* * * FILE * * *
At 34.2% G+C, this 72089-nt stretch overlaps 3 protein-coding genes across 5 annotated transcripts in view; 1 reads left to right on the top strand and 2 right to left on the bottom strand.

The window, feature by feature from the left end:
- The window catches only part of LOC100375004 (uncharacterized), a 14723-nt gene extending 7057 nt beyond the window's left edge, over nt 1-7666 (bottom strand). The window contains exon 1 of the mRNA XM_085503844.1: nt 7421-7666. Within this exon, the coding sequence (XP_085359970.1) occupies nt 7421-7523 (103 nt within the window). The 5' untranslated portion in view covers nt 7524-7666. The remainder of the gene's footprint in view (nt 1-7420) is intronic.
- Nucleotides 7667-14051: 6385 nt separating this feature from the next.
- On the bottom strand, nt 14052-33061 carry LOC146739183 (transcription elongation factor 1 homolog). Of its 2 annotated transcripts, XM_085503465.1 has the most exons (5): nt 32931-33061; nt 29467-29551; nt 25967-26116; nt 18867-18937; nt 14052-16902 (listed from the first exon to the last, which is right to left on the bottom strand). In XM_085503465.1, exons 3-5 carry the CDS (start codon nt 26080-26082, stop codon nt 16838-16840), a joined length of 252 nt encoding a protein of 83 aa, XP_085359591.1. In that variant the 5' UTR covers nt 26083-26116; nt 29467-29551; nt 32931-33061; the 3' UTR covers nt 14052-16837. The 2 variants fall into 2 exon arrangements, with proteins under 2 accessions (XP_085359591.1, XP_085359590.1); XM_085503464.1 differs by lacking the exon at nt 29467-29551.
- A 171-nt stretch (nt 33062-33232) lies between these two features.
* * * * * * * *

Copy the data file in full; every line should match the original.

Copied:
At 34.2% G+C, this 72089-nt stretch overlaps 3 protein-coding genes across 5 annotated transcripts in view; 1 reads left to right on the top strand and 2 right to left on the bottom strand.

The window, feature by feature from the left end:
- The window catches only part of LOC100375004 (uncharacterized), a 14723-nt gene extending 7057 nt beyond the window's left edge, over nt 1-7666 (bottom strand). The window contains exon 1 of the mRNA XM_085503844.1: nt 7421-7666. Within this exon, the coding sequence (XP_085359970.1) occupies nt 7421-7523 (103 nt within the window). The 5' untranslated portion in view covers nt 7524-7666. The remainder of the gene's footprint in view (nt 1-7420) is intronic.
- Nucleotides 7667-14051: 6385 nt separating this feature from the next.
- On the bottom strand, nt 14052-33061 carry LOC146739183 (transcription elongation factor 1 homolog). Of its 2 annotated transcripts, XM_085503465.1 has the most exons (5): nt 32931-33061; nt 29467-29551; nt 25967-26116; nt 18867-18937; nt 14052-16902 (listed from the first exon to the last, which is right to left on the bottom strand). In XM_085503465.1, exons 3-5 carry the CDS (start codon nt 26080-26082, stop codon nt 16838-16840), a joined length of 252 nt encoding a protein of 83 aa, XP_085359591.1. In that variant the 5' UTR covers nt 26083-26116; nt 29467-29551; nt 32931-33061; the 3' UTR covers nt 14052-16837. The 2 variants fall into 2 exon arrangements, with proteins under 2 accessions (XP_085359591.1, XP_085359590.1); XM_085503464.1 differs by lacking the exon at nt 29467-29551.
- A 171-nt stretch (nt 33062-33232) lies between these two features.